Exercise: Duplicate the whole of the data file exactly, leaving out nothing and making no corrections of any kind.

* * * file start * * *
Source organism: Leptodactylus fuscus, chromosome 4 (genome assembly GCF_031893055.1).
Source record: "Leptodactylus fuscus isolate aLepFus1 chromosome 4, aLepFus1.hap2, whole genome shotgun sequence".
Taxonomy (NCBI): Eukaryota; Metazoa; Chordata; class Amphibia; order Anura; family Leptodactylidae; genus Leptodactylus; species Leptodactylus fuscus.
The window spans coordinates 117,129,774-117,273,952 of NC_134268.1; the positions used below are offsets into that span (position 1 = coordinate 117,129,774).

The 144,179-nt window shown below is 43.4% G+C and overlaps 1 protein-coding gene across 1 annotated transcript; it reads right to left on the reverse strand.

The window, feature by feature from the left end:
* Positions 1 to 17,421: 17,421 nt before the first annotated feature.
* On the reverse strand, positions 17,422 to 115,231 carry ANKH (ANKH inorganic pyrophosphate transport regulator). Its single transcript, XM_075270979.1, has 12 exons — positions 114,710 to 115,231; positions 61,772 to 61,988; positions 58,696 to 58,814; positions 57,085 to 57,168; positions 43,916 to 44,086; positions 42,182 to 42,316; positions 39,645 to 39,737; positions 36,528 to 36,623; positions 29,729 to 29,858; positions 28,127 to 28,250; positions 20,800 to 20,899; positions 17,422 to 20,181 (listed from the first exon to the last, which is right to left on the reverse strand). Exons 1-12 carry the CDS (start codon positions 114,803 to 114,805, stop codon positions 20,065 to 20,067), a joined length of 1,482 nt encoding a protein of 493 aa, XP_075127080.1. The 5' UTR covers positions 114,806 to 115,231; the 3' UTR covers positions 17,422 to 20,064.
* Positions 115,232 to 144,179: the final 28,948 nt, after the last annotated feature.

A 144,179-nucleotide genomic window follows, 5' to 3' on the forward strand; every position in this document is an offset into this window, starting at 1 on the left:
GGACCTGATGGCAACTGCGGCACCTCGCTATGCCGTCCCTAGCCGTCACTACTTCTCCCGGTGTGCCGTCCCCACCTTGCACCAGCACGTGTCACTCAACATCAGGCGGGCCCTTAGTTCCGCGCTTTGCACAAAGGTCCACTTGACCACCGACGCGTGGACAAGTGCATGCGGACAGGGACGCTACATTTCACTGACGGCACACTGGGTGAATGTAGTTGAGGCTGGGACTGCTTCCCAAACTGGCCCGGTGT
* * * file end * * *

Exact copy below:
Source organism: Leptodactylus fuscus, chromosome 4 (genome assembly GCF_031893055.1).
Source record: "Leptodactylus fuscus isolate aLepFus1 chromosome 4, aLepFus1.hap2, whole genome shotgun sequence".
Taxonomy (NCBI): Eukaryota; Metazoa; Chordata; class Amphibia; order Anura; family Leptodactylidae; genus Leptodactylus; species Leptodactylus fuscus.
The window spans coordinates 117,129,774-117,273,952 of NC_134268.1; the positions used below are offsets into that span (position 1 = coordinate 117,129,774).

The 144,179-nt window shown below is 43.4% G+C and overlaps 1 protein-coding gene across 1 annotated transcript; it reads right to left on the reverse strand.

The window, feature by feature from the left end:
* Positions 1 to 17,421: 17,421 nt before the first annotated feature.
* On the reverse strand, positions 17,422 to 115,231 carry ANKH (ANKH inorganic pyrophosphate transport regulator). Its single transcript, XM_075270979.1, has 12 exons — positions 114,710 to 115,231; positions 61,772 to 61,988; positions 58,696 to 58,814; positions 57,085 to 57,168; positions 43,916 to 44,086; positions 42,182 to 42,316; positions 39,645 to 39,737; positions 36,528 to 36,623; positions 29,729 to 29,858; positions 28,127 to 28,250; positions 20,800 to 20,899; positions 17,422 to 20,181 (listed from the first exon to the last, which is right to left on the reverse strand). Exons 1-12 carry the CDS (start codon positions 114,803 to 114,805, stop codon positions 20,065 to 20,067), a joined length of 1,482 nt encoding a protein of 493 aa, XP_075127080.1. The 5' UTR covers positions 114,806 to 115,231; the 3' UTR covers positions 17,422 to 20,064.
* Positions 115,232 to 144,179: the final 28,948 nt, after the last annotated feature.

A 144,179-nucleotide genomic window follows, 5' to 3' on the forward strand; every position in this document is an offset into this window, starting at 1 on the left:
GGACCTGATGGCAACTGCGGCACCTCGCTATGCCGTCCCTAGCCGTCACTACTTCTCCCGGTGTGCCGTCCCCACCTTGCACCAGCACGTGTCACTCAACATCAGGCGGGCCCTTAGTTCCGCGCTTTGCACAAAGGTCCACTTGACCACCGACGCGTGGACAAGTGCATGCGGACAGGGACGCTACATTTCACTGACGGCACACTGGGTGAATGTAGTTGAGGCTGGGACTGCTTCCCAAACTGGCCCGGTGT